Elusive Family Offices Want Upstart Asset Managers… but Won’t Take Their Calls

“The trick is, how do you find us when we don’t want to be found?”

Illustration by II

Illustration by II

The receptionist for Michael Bloomberg’s family office Willett Advisors won’t confirm that calls have, in fact, reached Willett Advisors. The co-head of Granger Management — a multi-family investment shop in New York — prefers to simply hang up.

And why not? These operations manage money for the world’s wealthiest, who often buy their mansions under LLCs, avoid any and all press coverage, and keep their financial matters private.

But as family offices become more serious as investors, trying to stay hidden can conflict with their ability to meet the best and brightest start-ups, founders, and dealmakers, according to industry professionals.

[II Deep Dive: Family Offices Are Torn: Secrecy or Deals?]

“The trick for emerging managers is, how do you find us when we don’t want to be found?” said Erik Landsness, CEO of TAMCAP, which serves a single unnamed family, and does not have a website. He spoke this week alongside several peers, including a Pritzker family investor, at an online event.

The Pritzkers, Landsness said, are “somewhat unique. Not all families are as publicly prominent, or are family names. To a large degree, families don’t want to be prominent or public. One of the reasons to be a single family office is to avoid all that. Virtually every family office has no product to sell, so we’re not in the marketplace.”

Emerging managers seeking an audience with investors for the ultra-wealthy — and a chance at their bountiful capital — have a tougher time now under pandemic restrictions than ever, Landsness said.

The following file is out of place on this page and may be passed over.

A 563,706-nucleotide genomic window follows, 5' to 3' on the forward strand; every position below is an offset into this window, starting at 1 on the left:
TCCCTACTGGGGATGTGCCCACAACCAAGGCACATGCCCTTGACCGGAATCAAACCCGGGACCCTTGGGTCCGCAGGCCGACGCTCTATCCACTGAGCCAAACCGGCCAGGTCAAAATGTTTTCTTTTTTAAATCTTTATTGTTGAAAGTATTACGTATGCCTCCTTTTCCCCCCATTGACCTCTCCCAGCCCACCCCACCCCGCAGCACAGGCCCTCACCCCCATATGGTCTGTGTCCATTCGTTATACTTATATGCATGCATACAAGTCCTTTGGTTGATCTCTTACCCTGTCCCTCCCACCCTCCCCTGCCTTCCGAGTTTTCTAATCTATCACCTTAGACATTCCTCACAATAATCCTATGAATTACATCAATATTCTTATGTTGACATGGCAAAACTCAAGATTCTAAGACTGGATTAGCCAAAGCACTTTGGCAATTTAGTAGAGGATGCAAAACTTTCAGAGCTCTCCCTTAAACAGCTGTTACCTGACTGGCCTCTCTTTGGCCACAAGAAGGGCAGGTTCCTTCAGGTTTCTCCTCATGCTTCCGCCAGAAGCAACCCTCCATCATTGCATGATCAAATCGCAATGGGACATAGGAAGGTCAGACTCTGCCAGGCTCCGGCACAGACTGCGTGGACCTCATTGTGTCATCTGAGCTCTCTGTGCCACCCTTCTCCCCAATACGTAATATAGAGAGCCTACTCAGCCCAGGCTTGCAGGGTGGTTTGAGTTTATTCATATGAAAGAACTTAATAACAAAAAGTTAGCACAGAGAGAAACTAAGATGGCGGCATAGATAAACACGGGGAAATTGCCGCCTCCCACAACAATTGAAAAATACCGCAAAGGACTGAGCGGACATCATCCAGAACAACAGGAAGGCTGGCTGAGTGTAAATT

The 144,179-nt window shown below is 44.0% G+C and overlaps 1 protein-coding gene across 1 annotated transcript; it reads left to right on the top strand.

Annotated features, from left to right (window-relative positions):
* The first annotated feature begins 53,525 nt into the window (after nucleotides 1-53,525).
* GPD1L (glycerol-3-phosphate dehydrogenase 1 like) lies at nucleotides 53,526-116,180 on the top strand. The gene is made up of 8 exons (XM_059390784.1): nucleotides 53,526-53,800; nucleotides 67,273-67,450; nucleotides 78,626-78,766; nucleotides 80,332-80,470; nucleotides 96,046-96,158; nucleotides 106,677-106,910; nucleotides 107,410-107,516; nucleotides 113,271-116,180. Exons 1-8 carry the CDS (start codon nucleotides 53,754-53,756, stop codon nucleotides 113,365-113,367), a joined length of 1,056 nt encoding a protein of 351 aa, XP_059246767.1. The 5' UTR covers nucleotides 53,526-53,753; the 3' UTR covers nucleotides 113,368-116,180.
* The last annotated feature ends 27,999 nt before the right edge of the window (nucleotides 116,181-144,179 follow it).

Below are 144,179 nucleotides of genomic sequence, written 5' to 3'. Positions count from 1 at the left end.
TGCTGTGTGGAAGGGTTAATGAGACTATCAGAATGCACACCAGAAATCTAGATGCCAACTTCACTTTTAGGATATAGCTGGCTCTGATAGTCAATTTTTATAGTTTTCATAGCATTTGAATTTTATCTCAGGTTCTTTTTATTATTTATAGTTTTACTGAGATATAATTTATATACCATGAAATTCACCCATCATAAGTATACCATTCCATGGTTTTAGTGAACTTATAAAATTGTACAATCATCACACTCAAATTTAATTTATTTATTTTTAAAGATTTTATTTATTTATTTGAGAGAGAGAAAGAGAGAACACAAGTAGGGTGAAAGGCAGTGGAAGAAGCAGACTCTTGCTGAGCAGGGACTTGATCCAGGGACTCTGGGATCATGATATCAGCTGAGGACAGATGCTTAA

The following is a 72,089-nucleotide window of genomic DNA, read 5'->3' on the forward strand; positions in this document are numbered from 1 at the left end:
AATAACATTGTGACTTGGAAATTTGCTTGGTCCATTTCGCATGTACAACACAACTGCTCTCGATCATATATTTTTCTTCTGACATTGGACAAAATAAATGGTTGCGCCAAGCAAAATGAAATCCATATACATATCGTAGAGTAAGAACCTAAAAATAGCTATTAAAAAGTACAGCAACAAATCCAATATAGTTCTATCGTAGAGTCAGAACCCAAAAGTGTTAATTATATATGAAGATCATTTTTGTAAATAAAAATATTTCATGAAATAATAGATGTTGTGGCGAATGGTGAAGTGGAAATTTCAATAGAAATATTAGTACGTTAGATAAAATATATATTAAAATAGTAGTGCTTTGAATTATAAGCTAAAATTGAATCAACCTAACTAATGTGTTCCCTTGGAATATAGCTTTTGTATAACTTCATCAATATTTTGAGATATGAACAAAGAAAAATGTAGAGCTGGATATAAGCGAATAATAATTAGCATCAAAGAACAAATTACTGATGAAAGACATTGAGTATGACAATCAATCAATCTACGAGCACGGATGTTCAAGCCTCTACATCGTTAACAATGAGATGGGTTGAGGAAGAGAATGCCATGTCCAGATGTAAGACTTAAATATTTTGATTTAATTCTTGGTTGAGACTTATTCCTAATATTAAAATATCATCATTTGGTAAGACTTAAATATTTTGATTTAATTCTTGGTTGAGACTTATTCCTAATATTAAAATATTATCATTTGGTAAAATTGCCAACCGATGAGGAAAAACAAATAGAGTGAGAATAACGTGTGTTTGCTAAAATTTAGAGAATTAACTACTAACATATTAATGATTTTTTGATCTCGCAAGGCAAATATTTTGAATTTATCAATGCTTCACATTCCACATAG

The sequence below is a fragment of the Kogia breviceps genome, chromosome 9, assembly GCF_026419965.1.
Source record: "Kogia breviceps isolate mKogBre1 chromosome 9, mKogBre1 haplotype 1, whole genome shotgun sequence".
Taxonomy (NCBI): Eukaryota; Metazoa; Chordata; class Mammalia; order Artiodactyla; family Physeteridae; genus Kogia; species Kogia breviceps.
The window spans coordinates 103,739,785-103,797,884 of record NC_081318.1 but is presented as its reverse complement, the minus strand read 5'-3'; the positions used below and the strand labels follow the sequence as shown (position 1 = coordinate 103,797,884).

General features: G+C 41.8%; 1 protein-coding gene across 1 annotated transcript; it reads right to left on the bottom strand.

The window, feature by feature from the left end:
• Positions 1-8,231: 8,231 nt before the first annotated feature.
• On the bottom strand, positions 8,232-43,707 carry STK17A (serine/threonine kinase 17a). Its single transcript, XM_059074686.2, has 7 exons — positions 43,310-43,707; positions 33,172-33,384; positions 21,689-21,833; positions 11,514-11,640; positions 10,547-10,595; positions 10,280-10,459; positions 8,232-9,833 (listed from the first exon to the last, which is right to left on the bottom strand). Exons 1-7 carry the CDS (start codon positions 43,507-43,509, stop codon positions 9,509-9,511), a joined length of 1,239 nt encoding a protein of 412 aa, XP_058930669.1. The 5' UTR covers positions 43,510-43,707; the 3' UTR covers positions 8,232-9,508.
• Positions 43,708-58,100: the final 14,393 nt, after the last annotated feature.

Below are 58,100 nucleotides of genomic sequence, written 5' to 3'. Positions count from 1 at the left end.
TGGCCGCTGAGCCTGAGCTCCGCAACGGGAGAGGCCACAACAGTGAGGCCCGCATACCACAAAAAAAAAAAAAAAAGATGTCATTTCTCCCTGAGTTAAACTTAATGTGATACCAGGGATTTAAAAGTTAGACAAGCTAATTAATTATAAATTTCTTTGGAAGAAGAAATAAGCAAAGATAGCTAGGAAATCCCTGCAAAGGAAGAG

“You’re going to have to spend more time with the Johns and Rebeccas of the world,” he advised, referring to fellow speakers John China, the president of Silicon Valley Bank’s capital arm, and Rebecca Gooch, a leading family office researcher and pollster for Campden Wealth.

But family offices do see opportunity in the lesser-known corners of investing, more so than in Wall Street’s flagships and blue chip shops. Before Covid-19 struck, 61 percent of these allocators expected venture capital’s highest returns would come from emerging managers, per a just-released study by SVB Capital and Campden Wealth. The firms polled 110 family offices between last October and February 2020, and interviewed two dozen of them.

Respondents said that not being able to get compelling managers to take their money is their leading barrier to VC fund investing.

Even secretive outfits such as Landsness’ TAMCAP recognize the value of networks, and are struggling to broaden them without the usual in-person methods.

For example, Margo Doyle, the CIO of a single-family office in Silicon Valley, called S-Cubed Capital, tries to follow-up on one cold contact per month to access opportunities that her own network isn’t tapped into.

“I would pride myself on being a good networker,” Doyle said during the virtual event, “on getting on the airplane, going to the conferences, saying yes to the dinner invites, and then fitting in one more event before I go home. In this new world, I’ve lost some of my networking mojo.”